I use Spotlight and Mandy. It can also be me trying my best to network. 

By network I don’t mean emailing casting directors or producers with a blanket copy/paste email saying, ‘Hire me!’

For me, it’s just researching the industry, learning about who casts your favourite shows, what up and coming actors are doing and how they got there, what films are currently casting and maybe get in touch with your agent to push you for them.

Actor Steve Aaron-Sipple on film set
Actor Steve Aaron-Sipple on a film set

IMDb Pro: an invaluable tool for any actor

I pay for IMDb Pro, which I think is invaluable. Not only do you get to create a presence and online CV for yourself, there is information about every production ever made on there; a great source for research and networking.

Acting training

After about an hour I need to have a break. I lose focus quite easily when sitting at a computer (I mean, it took me 5 attempts to write this article!).

This is where I might do some acting training; hopefully by doing an audition I have been asked to tape for a project.

Self-taping is the future of castings. So, I really try to get better at it.

I’m lucky enough to have a few friends who will always help me with my tapes. My partner helps me in the evenings but with a child either running around or sleeping it’s not always the logical option.

Self-taping: the future of casting jobs

So, I will utilise the few hours I have in the early afternoon to get any tapes done, or work on some monologues or audition techniques to better my chances of securing work.

By the mid-afternoon there is normally a new influx of castings going live on the sites so I will again see if I fit the brief of any and apply where I can. 

But normally this is around the same time that I need to do the school run – having a family and a home to keep running can be a challenge around being an actor.

But I’m so lucky to have such an amazing and supportive partner. A stable homelife with an unstable career can be difficult to balance. I feel like having that stability in my personal life helps me really focus properly on pursuing my acting career.

It’s about researching the industry, learning about who casts your favourite shows, what up and coming actors are doing and how they got there…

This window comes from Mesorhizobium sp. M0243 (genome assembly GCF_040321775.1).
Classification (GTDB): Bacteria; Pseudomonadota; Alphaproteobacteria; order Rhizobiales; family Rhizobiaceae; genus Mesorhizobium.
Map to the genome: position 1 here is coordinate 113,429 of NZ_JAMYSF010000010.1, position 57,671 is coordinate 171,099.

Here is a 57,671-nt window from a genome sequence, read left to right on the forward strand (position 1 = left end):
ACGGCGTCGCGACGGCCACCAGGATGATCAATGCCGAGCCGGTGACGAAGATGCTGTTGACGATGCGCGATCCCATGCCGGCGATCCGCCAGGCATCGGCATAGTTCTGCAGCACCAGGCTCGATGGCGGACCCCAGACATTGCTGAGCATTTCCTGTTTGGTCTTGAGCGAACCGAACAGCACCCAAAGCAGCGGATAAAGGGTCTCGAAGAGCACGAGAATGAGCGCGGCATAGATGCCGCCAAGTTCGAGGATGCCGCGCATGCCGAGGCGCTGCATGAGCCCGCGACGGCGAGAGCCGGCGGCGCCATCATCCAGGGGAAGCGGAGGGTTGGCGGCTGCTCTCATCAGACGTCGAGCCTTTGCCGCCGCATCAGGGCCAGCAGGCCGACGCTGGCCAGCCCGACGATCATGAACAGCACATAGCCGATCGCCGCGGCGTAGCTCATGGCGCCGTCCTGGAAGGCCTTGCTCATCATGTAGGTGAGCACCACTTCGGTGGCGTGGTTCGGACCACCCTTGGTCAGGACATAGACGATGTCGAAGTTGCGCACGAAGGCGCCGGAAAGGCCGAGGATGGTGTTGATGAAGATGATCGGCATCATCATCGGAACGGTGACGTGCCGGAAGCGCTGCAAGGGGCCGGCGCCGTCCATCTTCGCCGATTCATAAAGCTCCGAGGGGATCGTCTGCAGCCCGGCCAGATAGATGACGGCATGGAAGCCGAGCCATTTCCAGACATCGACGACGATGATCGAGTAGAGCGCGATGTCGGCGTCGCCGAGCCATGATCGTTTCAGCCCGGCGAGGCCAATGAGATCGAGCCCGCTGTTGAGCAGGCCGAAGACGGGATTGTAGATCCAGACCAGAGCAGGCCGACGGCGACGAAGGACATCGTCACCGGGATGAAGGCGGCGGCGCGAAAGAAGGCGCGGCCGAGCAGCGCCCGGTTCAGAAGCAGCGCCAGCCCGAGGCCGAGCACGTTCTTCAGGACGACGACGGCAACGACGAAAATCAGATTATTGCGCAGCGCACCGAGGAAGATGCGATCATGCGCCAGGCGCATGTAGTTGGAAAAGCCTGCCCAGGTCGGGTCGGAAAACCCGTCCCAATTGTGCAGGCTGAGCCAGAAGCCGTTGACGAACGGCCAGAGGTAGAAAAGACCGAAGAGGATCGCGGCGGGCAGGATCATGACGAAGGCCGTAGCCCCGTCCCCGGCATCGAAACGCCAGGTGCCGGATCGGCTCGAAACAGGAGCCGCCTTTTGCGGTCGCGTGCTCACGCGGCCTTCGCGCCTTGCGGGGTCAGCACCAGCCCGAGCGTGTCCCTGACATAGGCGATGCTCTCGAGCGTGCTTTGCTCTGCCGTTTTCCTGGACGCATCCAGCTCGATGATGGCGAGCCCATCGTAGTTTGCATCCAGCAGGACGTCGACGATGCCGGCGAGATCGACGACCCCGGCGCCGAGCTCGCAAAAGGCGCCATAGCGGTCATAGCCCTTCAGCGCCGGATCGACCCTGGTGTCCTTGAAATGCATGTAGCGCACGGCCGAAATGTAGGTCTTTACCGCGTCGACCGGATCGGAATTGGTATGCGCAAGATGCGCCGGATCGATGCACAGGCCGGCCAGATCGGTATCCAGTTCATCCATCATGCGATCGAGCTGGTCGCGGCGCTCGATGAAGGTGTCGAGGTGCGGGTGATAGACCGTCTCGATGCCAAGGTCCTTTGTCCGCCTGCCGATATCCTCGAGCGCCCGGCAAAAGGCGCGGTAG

Evening routine

Evenings in my day are family time, though I do struggle to completely let go of anything to do with acting. I really try to give all of myself to my family when we’re all at home.

As an actor you could book a job tomorrow that takes you away from elongated periods of time.

Then it’s time to go to the club duvet – the land of the nod. 

Leaving the 9 – 5 job behind

When I used to work a nine to five office job, going to bed was the worst time for me, mentally. I would dread falling asleep as it meant I would need to wake up and live the mundane safe life I was creating for myself.

Now falling asleep I dream and wonder of the possibilities of what tomorrow may bring. As an actor it can be hard at times.

You have moments of insecurity, self-doubt, uncertainty, and anxiety. But the fact is that there isn’t a specific ladder to climb to the top and ultimately become a successful actor.

An opportunity to fulfil your acting dreams.

You could get your break at any minute. You could wake up not knowing that today is the day your life could change and you’re presented with an opportunity to fulfil your dreams.

That overrides any seeds of doubt I have. 

A quote I remember constantly is ‘luck is where preparation meets opportunity’. In the days where I’m not working on set, I try to utilise the preparation side of that quote, so I can give myself the best chance when an opportunity presents itself.


First editor: Daisy Jayne
Second Editor & Artwork: Richard Williams
Images courtesy of Steve Aaron-Sipple